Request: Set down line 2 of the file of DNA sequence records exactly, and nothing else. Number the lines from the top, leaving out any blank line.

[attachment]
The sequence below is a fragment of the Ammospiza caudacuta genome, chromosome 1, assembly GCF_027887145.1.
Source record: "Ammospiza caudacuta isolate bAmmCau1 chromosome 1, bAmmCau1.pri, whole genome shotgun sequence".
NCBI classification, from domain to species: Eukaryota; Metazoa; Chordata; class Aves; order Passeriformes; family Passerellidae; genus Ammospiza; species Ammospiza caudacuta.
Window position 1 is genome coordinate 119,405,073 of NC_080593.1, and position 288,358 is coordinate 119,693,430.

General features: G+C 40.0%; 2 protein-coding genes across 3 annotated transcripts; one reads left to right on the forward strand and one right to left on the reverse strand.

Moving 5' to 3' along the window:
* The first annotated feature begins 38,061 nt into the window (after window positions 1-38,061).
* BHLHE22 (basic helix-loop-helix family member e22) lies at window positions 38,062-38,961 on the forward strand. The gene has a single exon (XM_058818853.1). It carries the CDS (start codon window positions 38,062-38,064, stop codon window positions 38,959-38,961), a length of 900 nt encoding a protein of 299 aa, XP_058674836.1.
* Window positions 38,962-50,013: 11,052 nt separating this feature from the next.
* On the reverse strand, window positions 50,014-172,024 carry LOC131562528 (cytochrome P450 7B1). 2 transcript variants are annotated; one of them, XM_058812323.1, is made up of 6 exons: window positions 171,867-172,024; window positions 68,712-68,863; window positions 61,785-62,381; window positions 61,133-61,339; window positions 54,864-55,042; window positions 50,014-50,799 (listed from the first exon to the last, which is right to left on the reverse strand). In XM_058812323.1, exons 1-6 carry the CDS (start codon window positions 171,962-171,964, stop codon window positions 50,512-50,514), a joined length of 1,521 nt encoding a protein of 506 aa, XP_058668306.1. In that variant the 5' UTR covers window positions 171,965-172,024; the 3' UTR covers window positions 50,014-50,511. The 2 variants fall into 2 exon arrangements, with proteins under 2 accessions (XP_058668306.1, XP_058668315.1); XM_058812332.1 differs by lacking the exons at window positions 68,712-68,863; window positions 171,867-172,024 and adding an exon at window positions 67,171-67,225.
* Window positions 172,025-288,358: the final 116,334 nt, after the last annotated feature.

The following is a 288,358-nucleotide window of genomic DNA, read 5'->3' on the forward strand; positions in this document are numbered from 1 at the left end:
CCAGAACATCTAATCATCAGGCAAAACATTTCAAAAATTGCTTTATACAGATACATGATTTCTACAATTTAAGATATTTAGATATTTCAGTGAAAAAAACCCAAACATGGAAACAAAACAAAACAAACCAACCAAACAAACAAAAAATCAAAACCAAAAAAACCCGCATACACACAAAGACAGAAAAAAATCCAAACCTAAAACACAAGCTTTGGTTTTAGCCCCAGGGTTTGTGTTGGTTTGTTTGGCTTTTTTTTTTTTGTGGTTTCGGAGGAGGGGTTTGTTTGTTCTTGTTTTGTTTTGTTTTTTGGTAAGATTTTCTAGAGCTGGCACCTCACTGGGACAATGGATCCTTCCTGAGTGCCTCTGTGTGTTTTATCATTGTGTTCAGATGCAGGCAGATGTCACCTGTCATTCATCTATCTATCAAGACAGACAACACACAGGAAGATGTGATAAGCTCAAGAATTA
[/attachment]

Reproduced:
Source record: "Ammospiza caudacuta isolate bAmmCau1 chromosome 1, bAmmCau1.pri, whole genome shotgun sequence".